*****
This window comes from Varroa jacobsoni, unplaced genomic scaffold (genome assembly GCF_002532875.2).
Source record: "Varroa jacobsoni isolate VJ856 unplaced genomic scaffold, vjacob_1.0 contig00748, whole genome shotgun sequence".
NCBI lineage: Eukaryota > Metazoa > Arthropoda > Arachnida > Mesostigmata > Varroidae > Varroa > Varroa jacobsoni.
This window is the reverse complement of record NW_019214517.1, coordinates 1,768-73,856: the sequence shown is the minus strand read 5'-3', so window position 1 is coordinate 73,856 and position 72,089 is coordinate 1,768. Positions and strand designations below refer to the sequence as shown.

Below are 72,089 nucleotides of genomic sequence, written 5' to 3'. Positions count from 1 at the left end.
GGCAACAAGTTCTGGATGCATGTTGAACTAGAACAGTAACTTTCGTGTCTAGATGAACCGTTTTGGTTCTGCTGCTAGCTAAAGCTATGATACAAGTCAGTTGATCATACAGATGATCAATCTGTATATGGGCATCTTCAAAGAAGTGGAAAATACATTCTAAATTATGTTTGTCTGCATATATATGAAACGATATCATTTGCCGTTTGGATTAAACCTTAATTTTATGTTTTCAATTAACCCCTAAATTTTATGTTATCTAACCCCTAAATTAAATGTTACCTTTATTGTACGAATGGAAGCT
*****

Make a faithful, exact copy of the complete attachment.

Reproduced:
This window comes from Varroa jacobsoni, unplaced genomic scaffold (genome assembly GCF_002532875.2).
Source record: "Varroa jacobsoni isolate VJ856 unplaced genomic scaffold, vjacob_1.0 contig00748, whole genome shotgun sequence".
NCBI lineage: Eukaryota > Metazoa > Arthropoda > Arachnida > Mesostigmata > Varroidae > Varroa > Varroa jacobsoni.
This window is the reverse complement of record NW_019214517.1, coordinates 1,768-73,856: the sequence shown is the minus strand read 5'-3', so window position 1 is coordinate 73,856 and position 72,089 is coordinate 1,768. Positions and strand designations below refer to the sequence as shown.

Below are 72,089 nucleotides of genomic sequence, written 5' to 3'. Positions count from 1 at the left end.
GGCAACAAGTTCTGGATGCATGTTGAACTAGAACAGTAACTTTCGTGTCTAGATGAACCGTTTTGGTTCTGCTGCTAGCTAAAGCTATGATACAAGTCAGTTGATCATACAGATGATCAATCTGTATATGGGCATCTTCAAAGAAGTGGAAAATACATTCTAAATTATGTTTGTCTGCATATATATGAAACGATATCATTTGCCGTTTGGATTAAACCTTAATTTTATGTTTTCAATTAACCCCTAAATTTTATGTTATCTAACCCCTAAATTAAATGTTACCTTTATTGTACGAATGGAAGCT